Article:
Hello fellow fruit lovers,

Here in Seattle we’ve had a stubbornly late summer, with lots of rain and many cool cloudy days even through mid-July.  The positive aspect of this is that thimbleberries (one my favorite wild fruits) are doing exceptionally well, since they love water.  I’ve been feasting on them every other day, allowing a day of ripening between harvestings.  If you’ve never tried thimbleberries, there probably isn’t a fruit that is better indicative of how well adapted the human body is to the gathering of fruit.  That’s because thimbleberries are extremely fragile and require great manual dexterity and control to pick without being smooshed.  Thankfully, that’s probably the reason why nobody else seems to care about them — they are not practical to market or transport. 

Apart from those, I’ve been enjoying nectarines, melons, Valencia oranges and apricots.  Btw, when picking out nectarines, a good general guideline is to look for dark color and sugar dots!  Brownish lines, specks or splotches (called “russeting”, as in potatoes) are good too and are an indicator of sugar.  Buy them hard and let them sit in a warm place for a couple days, just till they give when you press your thumb into the flesh.  

Ever since I had wild apricots from some trees in a pasture in eastern Washington, I have avoided store bought apricots.  There’s no comparison, no matter how successful growers have been at making them look beautiful!  However, this year I’ve found some sources for apricots that let the fruit get fully colored before harvesting and don’t over-refrigerate (which makes the skin tough and chewy).    

The figs coming from California have been sporadic and disappointing.  But I have found lots of local trees (owned by loony people who don’t eat figs, go figure) here in Seattle and although we have only one short season, I manage to keep myself fed on figs pretty exclusively for a few weeks.  Fig season here is still a few weeks away.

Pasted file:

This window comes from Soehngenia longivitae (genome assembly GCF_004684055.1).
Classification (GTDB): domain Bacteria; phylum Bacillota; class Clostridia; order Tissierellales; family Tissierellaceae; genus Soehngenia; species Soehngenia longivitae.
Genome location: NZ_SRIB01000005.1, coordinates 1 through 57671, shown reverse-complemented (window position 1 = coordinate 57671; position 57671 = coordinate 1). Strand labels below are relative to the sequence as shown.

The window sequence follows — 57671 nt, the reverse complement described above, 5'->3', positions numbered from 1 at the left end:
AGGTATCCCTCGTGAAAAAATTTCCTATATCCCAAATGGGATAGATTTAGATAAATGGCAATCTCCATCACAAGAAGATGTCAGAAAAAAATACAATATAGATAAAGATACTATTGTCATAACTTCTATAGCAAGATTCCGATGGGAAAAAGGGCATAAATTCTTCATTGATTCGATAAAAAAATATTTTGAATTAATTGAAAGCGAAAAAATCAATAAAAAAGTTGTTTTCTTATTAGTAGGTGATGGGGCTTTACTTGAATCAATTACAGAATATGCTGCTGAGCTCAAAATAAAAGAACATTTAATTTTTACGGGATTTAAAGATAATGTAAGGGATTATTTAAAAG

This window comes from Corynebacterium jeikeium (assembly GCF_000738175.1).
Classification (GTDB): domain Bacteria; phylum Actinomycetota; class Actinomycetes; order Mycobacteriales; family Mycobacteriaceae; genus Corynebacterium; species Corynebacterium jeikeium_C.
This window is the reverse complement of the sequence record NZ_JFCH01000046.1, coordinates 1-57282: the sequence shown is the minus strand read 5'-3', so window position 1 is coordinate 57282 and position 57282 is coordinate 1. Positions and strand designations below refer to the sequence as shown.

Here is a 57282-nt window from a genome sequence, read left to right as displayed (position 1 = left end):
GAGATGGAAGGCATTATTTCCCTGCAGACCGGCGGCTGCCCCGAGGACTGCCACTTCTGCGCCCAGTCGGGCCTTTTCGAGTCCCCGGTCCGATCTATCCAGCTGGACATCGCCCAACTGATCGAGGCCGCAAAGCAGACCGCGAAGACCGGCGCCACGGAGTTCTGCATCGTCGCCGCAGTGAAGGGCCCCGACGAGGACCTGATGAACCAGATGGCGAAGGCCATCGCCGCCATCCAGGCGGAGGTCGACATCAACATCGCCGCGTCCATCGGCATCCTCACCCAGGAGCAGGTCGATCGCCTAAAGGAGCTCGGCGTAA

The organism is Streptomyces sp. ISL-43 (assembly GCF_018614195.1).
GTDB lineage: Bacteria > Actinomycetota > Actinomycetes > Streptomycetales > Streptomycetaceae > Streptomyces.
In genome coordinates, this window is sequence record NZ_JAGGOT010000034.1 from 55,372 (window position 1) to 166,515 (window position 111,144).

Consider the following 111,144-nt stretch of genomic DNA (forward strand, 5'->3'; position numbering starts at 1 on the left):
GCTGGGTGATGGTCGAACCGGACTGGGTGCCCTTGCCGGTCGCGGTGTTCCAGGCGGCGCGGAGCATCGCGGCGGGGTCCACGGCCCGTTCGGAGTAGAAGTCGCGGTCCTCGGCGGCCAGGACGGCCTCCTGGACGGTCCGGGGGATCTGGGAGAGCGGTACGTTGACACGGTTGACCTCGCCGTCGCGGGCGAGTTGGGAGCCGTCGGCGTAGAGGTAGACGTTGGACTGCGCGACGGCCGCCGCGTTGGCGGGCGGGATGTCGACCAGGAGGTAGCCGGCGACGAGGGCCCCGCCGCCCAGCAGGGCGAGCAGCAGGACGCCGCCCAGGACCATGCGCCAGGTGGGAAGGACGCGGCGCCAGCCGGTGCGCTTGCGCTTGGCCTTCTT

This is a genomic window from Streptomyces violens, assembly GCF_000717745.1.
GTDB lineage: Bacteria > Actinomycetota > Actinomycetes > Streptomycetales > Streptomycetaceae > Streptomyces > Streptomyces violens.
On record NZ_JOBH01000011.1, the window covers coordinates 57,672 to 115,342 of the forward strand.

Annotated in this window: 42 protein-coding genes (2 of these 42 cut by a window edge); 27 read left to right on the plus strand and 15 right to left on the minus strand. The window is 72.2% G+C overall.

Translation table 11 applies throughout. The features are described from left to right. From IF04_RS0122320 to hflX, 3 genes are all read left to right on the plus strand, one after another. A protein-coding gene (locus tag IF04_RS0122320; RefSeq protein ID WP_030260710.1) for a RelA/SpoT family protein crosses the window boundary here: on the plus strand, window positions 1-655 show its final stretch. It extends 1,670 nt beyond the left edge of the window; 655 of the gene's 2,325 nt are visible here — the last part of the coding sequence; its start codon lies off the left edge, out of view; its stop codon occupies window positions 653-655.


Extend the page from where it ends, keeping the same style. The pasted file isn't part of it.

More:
I have also been enjoying lots of iceberg lettuce, with its sweet watery taste and pleasant crunch.  I was eating lots of celery in the spring but lost my taste for it quite suddenly and started eating only fruit for many weeks, until I recently picked up a head of iceberg and re-discovered its fine qualities.  I’m so glad that I can now enjoy the subtle but delicious flavors in these kinds of foods, without the need for accompaniment.  I never thought that would happen.  It was a long time coming.

Please notice that I’ve added a “subscribe” feature to the website, so if you want to be notified of new blog entries, all you have to do is sign up.  Thanks to those visitors who suggested this!

I will share more in my next post!  If there are any topics you’re burning to discuss or questions you’re dying to ask, just leave a comment and I’ll be happy to respond as time allows. 

Until next we ‘meet’,



One thought on “Update

  1. I have had a similar experience with foods as you described with regards to loosing your taste for celery. I usually eat lots of tomatoes especially when they are in season and available at the local farmers market. But earlier this year I pretty much lost any desire to eat tomatoes. So I found other fruits to put in my salads. I usually avoid iceberg lettuce, but after reading this blog, I’ll try a head very soon. Haven’t seen any figs yet and very few apricots in the San Diego area. Thanks for sharing about the fruits up in your area. Sounds Yummy.

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